Thermo-stability could give DNA vaccine advantage in COVID-19 race, says Inovio

Inovio says the long shelf life and tolerance to heat of its DNA vaccine candidate could set it apart from the mRNA, protein, and viral-based COVID-19 vaccines in development.

Inovio’s COVID-19 vaccine INO-4800 is composed of synthetic, circular DNA plasmids that encode parts of the viral protein. The candidate is in Phase I trials but Inovio is looking to initiate Phase 2/3 studies later this month, subject to US Food and Drug Administration (FDA) clearance.

While the candidate has been included in the US government’s Operaton Warp Speed (OWS) program, it lags behind other candidates in terms of development and funding. The frontrunners in OWS are AstraZeneca’s ADZ1222, Pfizer/BioNTech’s BNT162b2, and Moderna’s mRNA-1273, all in Phase III trials.

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But Inovio has a major advantage over these three potential prophylactics, says CEO Joseph Kim. Unlike AstraZeneca’s program based on modified chimp adenovirus vectors, and Pfizer and Moderna’s messenger RNA (mRNA) technology-based offerings, DNA vaccines “are naturally a lot more stable.”

Add to this that INO-4800 uses a patent-protected formulation to increase its stability further, Kim tells us that the candidate’s thermo-stability profile will be unique. Other DNA vaccines in its pipeline have demonstrated a shelf life of more than a year at room temperature, and five years when refrigerated. Even in tropical climates, Inovio’s vaccines can remain stable for more than 30 days, Kim says. For INO-4800 therefore, the absence of a cold-chain and the complexities and risk of managing one could make it a gamechanger in the COVID-19 vaccine space.

Manufacturing 100 million doses

As INO-4800 prepares to move through the clinic, Inovio has added Thermo Fisher to a growing list of contract development and manufacturing organizations (CDMOs) it is working with in its aim to produce 100 million doses next year.

Inovio has no manufacturing capabilities of its own, but has inked deals with Germany’s Richter-Helm BioLogics and Alachua, Florida-based Ology Bioservices to support the vaccine.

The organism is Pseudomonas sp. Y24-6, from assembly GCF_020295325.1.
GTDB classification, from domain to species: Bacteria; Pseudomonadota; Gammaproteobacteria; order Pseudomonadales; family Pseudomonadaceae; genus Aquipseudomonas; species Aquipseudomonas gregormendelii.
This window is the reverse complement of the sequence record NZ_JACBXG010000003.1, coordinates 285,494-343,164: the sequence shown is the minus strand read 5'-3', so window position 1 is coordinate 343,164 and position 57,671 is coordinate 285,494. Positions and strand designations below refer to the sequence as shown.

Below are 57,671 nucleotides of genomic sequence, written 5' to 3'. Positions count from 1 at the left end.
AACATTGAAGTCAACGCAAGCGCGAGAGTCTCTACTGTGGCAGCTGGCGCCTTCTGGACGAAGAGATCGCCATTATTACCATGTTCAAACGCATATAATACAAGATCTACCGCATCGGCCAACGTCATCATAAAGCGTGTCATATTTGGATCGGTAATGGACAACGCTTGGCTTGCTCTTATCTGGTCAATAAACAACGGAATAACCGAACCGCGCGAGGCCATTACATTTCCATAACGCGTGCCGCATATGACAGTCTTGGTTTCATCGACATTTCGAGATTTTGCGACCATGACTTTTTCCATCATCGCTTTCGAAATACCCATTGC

Thermo Fisher joins this consortium, adding both DNA plasmid drug substance and drug product capabilities from its US network, and as Kim tells us “it’s great to have them aboard.” However, Kim adds, the dealmaking will not stop here with plans afoot to bring on additional CDMOs going forward.

One CDMO which the firm won’t be working with anymore is VGXI, a subsidiary of GeneOne Life Science. The CDMO scaled-up production of the vaccine from its facilities in The Woodlands, Texas earlier this year to enable Phase I trials but has since been accused by Inovio in a lawsuit of refusing to pass on the technical know-how to manufacture INO-4800 to Inovio’s other third-party partners.

Kim, unsurprisingly, will not comment on the lawsuit as it is still ongoing, but does say that VGXI is, again unsurprisingly, no longer part of Inovio’s plan to produce INO-4800.

In a statement in June, VGXI said it was surprised of was surprised by Inovio’s court filing.

“VGXI has been and continues to be a good manufacturing partner to Inovio.  Inovio was only able to start its clinical study in April 2020 due to VGXI’s efforts and collaboration. VGXI has already manufactured sufficient doses of the vaccine candidate for Inovio’s planned large-scale COVID-19 clinical trials, and VGXI continues manufacturing Inovio’s COVID-19 vaccine candidate,” the firm said.

“For reasons unknown to VGXI, rather than continue working with VGXI to achieve accelerated manufacturing levels, Inovio has instead filed this court action to try to take VGXI’s intellectual property.  Inovio is in breach of its obligations under the Supply Agreement, and VGXI provided Inovio a notice of termination on May 7, 2020.”

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